The former Chancellor’s appointment as editor of the ‘Evening Standard’ raises an important question: do qualifications matter anymore?
Last Friday the Evening Standard announced that its new editor would be George Osborne. Yes, that George Osborne – former Chancellor, still MP for Tatton, advisor to fund managers Black Rock, very expensive after-dinner speaker and member of the Privy Council.
…But a man short on journalistic experience. Osborne was famously turned down for jobs with the Times and the Economist. He did some freelance work for the Telegraph before a friend told him there was a vacancy at Conservative Central Office. The rest, as they say, is history…
Reaction to Osborne’s appointment was swift, astonished and often sarcastic. As columnist and commentator James Delingpole tweeted,
In further news, George Osborne to head the IMF 6 pm to 7 pm after he’s done Black Rock, constituency work and his Papal duties…
More seriously, Osborne himself conceded, “I may have run the country but I’ve never run a paper.” What is more, it is not just George Osborne who seems to be getting jobs for which he is not qualified: George Galloway – former MP and former inhabitant of the Celebrity Big Brother house – is now writing children’s books. Actor, comedian and musician Noel Fielding has been judged the best person to host the new series of Bake-Off and there is even a series on TV (who said so many channels was a good idea?) about celebrities walking their dogs.
It is easy to make fun of appointments like these but – behind the jokes – Osborne’s appointment as editor of the Standard and other ‘celebrity’ appointments like it raise a serious question.
Do qualifications matter?
Do qualifications matter anymore? If you truly want to ‘make it’ would it not be better to concentrate on networking? Maybe the best career advice we can give young people is simply to hang around the powerful, the rich or those commissioning a new TV series and say “Sure, I can do that.”
Quite rightly you answer, ‘Of course qualifications matter. If I am being operated on, of course, I want the surgeon to have qualifications. Lots of them…’
The problem is that young people no longer seem quite so interested in qualifications. As long ago as 2010 the Guardian was reporting,
‘once upon a time children aspired to be teachers, bankers, doctors. Now they just want to be celebrities.’
The article quoted a survey, saying that the top three career aspirations among children were pop star, actor and sports star – compared to teacher, banker and doctor 25 years previously.
Childhood dreams are living longer
You might say that boys have always wanted to be footballers. Very true: when I was seven I took it for granted that I would play football for England in the winter and cricket for England in the summer. By the age of 11, I had realised it was not going to happen and I had better pay attention in Maths. But today, children’s dreams – encouraged by the explosion of reality TV shows – live longer. The number of child performance licences – issued by councils to pupils who miss three or more days of school per half-term to perform – is steadily increasing, as are students numbers at Stagecoach, the performing arts school franchise.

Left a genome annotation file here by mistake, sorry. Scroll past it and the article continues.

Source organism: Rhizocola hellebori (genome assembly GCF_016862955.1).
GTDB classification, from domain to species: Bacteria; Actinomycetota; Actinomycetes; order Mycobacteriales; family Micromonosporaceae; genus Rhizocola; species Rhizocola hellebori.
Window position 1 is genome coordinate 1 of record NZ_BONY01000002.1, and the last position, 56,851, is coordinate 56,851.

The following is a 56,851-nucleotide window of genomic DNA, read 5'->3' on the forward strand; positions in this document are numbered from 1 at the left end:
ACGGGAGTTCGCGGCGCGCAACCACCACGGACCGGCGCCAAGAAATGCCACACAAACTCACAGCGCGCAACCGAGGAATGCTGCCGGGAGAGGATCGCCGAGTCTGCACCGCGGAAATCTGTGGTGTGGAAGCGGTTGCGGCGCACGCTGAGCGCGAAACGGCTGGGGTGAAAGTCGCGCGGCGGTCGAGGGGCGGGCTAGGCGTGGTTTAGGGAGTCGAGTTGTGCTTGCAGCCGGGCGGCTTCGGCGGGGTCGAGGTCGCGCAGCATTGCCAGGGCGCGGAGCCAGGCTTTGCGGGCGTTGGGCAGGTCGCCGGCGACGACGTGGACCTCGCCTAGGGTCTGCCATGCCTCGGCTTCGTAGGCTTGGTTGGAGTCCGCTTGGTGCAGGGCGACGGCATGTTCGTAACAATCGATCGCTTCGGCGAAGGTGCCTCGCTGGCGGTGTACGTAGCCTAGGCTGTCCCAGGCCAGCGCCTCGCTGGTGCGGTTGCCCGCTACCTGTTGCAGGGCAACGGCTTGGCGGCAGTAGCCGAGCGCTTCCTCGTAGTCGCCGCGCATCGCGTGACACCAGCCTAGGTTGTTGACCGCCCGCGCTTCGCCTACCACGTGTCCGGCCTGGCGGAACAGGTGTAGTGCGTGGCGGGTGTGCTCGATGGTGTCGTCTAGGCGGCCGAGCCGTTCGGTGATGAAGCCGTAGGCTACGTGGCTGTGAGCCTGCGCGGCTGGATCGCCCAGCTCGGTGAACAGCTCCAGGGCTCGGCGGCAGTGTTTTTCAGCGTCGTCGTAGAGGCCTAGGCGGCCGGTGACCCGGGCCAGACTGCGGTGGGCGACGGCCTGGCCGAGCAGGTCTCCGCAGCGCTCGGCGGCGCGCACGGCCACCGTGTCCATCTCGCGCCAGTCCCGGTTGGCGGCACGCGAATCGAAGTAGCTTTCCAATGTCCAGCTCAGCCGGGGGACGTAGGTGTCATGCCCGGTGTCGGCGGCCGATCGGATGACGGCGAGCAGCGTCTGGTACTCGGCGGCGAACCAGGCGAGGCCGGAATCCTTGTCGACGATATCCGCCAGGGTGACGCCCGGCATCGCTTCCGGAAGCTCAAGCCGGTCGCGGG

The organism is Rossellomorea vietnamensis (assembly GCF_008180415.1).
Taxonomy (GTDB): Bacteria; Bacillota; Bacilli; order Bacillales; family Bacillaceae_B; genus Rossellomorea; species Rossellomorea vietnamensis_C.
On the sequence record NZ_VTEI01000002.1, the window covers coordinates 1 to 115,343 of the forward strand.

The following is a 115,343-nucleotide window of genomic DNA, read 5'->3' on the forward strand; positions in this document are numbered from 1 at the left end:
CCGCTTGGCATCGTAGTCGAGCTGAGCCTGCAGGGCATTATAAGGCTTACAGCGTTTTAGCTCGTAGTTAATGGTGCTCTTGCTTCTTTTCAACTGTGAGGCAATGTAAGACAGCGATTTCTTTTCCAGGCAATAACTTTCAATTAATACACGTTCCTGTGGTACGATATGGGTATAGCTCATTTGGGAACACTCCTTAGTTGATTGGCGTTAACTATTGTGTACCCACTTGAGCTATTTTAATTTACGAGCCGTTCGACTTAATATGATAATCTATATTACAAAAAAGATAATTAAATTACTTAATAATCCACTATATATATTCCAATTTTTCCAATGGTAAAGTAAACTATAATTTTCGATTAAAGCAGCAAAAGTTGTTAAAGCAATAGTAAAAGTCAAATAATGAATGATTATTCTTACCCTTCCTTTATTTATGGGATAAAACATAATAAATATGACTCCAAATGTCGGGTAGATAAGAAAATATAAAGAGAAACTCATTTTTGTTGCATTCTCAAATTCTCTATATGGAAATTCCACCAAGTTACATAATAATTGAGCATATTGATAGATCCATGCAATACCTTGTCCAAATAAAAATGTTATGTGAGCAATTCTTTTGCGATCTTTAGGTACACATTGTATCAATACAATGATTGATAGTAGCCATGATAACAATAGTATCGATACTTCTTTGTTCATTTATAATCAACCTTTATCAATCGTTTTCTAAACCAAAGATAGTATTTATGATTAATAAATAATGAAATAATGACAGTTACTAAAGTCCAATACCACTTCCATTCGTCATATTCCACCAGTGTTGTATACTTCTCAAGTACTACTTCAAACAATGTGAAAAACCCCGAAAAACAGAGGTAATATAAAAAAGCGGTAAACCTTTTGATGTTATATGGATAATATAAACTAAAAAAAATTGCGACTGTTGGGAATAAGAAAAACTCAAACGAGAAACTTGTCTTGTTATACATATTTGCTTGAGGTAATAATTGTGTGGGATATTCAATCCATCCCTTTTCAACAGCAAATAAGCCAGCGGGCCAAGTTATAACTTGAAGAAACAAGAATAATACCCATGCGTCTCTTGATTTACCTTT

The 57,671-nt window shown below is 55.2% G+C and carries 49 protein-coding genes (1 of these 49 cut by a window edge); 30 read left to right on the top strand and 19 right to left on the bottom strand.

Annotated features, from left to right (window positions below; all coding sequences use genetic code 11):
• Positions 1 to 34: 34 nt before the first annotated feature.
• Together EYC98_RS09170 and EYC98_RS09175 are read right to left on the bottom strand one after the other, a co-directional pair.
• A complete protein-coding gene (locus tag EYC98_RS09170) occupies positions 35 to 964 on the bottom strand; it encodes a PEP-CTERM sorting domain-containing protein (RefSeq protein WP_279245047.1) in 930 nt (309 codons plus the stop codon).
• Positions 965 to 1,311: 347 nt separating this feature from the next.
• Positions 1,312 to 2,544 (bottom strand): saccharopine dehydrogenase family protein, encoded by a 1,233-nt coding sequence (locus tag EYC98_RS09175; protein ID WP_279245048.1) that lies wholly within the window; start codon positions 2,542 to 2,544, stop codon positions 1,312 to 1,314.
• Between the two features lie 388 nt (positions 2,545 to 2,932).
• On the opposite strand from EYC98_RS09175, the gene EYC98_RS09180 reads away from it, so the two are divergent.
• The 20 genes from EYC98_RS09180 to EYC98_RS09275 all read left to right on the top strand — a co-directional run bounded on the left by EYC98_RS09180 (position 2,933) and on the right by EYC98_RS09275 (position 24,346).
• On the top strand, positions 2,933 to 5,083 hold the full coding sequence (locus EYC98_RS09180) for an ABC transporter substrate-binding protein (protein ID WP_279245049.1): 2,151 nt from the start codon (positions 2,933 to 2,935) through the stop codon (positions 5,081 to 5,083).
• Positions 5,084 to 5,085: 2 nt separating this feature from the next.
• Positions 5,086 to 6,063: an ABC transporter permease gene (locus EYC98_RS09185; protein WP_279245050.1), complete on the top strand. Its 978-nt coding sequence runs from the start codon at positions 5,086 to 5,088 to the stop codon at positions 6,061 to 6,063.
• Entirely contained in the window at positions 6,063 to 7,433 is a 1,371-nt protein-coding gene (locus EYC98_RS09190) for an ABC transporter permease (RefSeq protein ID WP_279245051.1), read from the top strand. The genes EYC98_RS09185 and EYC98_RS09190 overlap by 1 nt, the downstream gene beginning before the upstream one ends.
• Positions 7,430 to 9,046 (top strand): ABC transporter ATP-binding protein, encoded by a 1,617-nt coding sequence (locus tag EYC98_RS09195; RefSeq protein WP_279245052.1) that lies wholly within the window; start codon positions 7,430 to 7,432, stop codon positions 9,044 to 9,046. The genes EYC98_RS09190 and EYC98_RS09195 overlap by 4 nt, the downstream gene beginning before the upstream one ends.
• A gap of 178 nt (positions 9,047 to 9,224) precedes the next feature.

With many students coming out of university with £50,000 of debt and a lifetime of ‘generation rent’ looming in front of them, is it any wonder that celebrity appears an irresistible career path?
Celebrities are now paid tens of thousands of dollars to tweet an endorsement – and with Selena Gomez rumoured to have earned half a million dollars for sharing one post across Facebook, Instagram and Twitter, why wouldn’t you want to be a star? No private life, can’t go to the shops? A small price to pay.
Can’t be famous? What about an alternative?
…And if our children cannot be rich or famous, it appears that they want to work with animals – or arrest people. Another survey – this time reported in the Daily Telegraph – confirmed the top career choices as ‘famous’ and ‘just be rich,’ but these were closely followed by police officer and zoo keeper. It is not hard to see the influence of TV there. Maybe the health of the British economy depends on someone making a reality TV show about engineering…
We also need to remember that plenty of today’s superstars did not set out with the idea of being famous: Tom Cruise wanted to be a Catholic priest, Harrison Ford was a carpenter and supposedly Angelina Jolie wanted to be a funeral director. And some chap called George Clooney thought he was finished when he failed in his baseball trials with the Cincinnati Reds…
What to do if your new boss is a ‘George Osborne’
We are going to need some qualifications, we will need to find a job and then we will need to gradually work our way up the ladder. Finally, after years of dedication and long hours we will finally be ready for the top spot … and along comes George Osborne, or his equivalent. Looking at the pictures of the Evening Standard staff listening to their new editor, several facial expressions suggested thwarted ambition and the imminent need to spend more time with their CV.
So if a ‘George Osborne’ is parachuted into your company – and make no mistake, it happens to the majority of people at some point in their working life – what should you do?
‘Sit tight’ is the most important thing: don’t over-react and throw your toys out of the pram. The majority of outside appointments do not last; there is a reason why successful companies work so hard to promote from within. So sit tight, keep doing what you have always done and one day the gossip round the water-cooler will confirm that it has not worked out for ‘George…’